21
views
0
recommends
+1 Recommend
0 collections
    0
    shares
      • Record: found
      • Abstract: not found
      • Article: not found

      Whales originated from aquatic artiodactyls in the Eocene epoch of India

      , , , ,
      Nature
      Springer Science and Business Media LLC

      Read this article at

      ScienceOpenPublisherPubMed
      Bookmark
          There is no author summary for this article yet. Authors can add summaries to their articles on ScienceOpen to make them more accessible to a non-specialist audience.

          Abstract

          Although the first ten million years of whale evolution are documented by a remarkable series of fossil skeletons, the link to the ancestor of cetaceans has been missing. It was known that whales are related to even-toed ungulates (artiodactyls), but until now no artiodactyls were morphologically close to early whales. Here we show that the Eocene south Asian raoellid artiodactyls are the sister group to whales. The raoellid Indohyus is similar to whales, and unlike other artiodactyls, in the structure of its ears and premolars, in the density of its limb bones and in the stable-oxygen-isotope composition of its teeth. We also show that a major dietary change occurred during the transition from artiodactyls to whales and that raoellids were aquatic waders. This indicates that aquatic life in this lineage occurred before the origin of the order Cetacea.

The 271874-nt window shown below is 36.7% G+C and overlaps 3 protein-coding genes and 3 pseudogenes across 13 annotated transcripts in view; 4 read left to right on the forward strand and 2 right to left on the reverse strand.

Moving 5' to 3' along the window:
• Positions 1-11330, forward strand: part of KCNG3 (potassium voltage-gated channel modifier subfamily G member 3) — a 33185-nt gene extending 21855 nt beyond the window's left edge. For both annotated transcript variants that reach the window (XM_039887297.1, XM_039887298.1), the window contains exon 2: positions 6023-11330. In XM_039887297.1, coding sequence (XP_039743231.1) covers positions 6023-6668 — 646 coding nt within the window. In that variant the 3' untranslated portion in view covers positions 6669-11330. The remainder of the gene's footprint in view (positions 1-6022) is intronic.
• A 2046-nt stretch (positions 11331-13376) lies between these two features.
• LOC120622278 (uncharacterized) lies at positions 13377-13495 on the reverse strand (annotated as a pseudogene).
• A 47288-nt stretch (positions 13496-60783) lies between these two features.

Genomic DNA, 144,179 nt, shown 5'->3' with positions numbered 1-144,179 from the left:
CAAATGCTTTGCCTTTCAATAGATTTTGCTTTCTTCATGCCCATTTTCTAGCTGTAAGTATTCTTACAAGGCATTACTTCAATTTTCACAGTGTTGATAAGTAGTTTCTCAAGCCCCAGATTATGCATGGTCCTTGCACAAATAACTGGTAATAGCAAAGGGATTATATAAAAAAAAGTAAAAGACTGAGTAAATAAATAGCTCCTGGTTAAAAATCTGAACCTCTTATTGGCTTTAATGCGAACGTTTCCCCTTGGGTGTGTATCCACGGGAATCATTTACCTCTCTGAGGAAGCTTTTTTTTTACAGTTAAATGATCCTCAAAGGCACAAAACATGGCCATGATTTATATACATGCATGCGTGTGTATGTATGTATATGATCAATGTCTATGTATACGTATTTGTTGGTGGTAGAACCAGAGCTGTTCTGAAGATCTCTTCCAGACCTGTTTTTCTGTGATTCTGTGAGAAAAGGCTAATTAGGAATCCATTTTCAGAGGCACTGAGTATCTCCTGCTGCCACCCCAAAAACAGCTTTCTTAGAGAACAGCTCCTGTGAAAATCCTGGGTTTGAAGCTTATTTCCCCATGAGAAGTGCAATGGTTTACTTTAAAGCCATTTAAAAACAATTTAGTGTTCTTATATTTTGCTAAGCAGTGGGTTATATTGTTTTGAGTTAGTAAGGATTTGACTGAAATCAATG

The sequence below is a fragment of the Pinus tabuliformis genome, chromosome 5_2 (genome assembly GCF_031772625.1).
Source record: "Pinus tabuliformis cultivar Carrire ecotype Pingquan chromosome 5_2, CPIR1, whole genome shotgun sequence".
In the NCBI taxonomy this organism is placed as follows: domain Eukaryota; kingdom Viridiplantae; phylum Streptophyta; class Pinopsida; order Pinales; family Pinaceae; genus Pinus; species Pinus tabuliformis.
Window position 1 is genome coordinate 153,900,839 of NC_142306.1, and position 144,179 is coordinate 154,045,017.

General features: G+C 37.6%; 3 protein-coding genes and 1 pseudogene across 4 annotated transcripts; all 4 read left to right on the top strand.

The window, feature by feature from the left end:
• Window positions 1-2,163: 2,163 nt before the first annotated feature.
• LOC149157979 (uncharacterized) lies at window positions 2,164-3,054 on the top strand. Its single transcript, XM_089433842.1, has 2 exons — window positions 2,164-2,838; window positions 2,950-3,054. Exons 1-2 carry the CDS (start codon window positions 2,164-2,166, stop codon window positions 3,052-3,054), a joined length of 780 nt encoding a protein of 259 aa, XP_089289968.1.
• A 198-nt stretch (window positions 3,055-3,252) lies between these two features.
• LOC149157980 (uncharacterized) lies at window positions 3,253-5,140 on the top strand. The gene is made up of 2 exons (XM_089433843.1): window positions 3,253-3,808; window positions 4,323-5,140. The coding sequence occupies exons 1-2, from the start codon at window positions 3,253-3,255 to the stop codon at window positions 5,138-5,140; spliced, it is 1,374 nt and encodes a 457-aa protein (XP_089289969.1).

Related collections

          Most cited references34

          • Record: found
          • Abstract: not found
          • Article: not found

          The Effects of Sample Treatment and Diagenesis on the Isotopic Integrity of Carbonate in Biogenic Hydroxylapatite

            Bookmark
            • Record: found
            • Abstract: not found
            • Article: not found

            Predicting animal δ18O: Accounting for diet and physiological adaptation

              Bookmark
              • Record: found
              • Abstract: not found
              • Article: not found

              A model of oxygen isotope fractionation in body water of large mammals

                Bookmark

                Author and article information

                Journal
                Nature
                Nature
                Springer Science and Business Media LLC
                0028-0836
                1476-4687
                December 2007
                December 2007
                : 450
                : 7173
                : 1190-1194
                Article
                10.1038/nature06343
                18097400
                6ffe08e5-586f-429a-b004-df203a701f10
                © 2007

                http://www.springer.com/tdm

                History

                Comments

                Comment on this article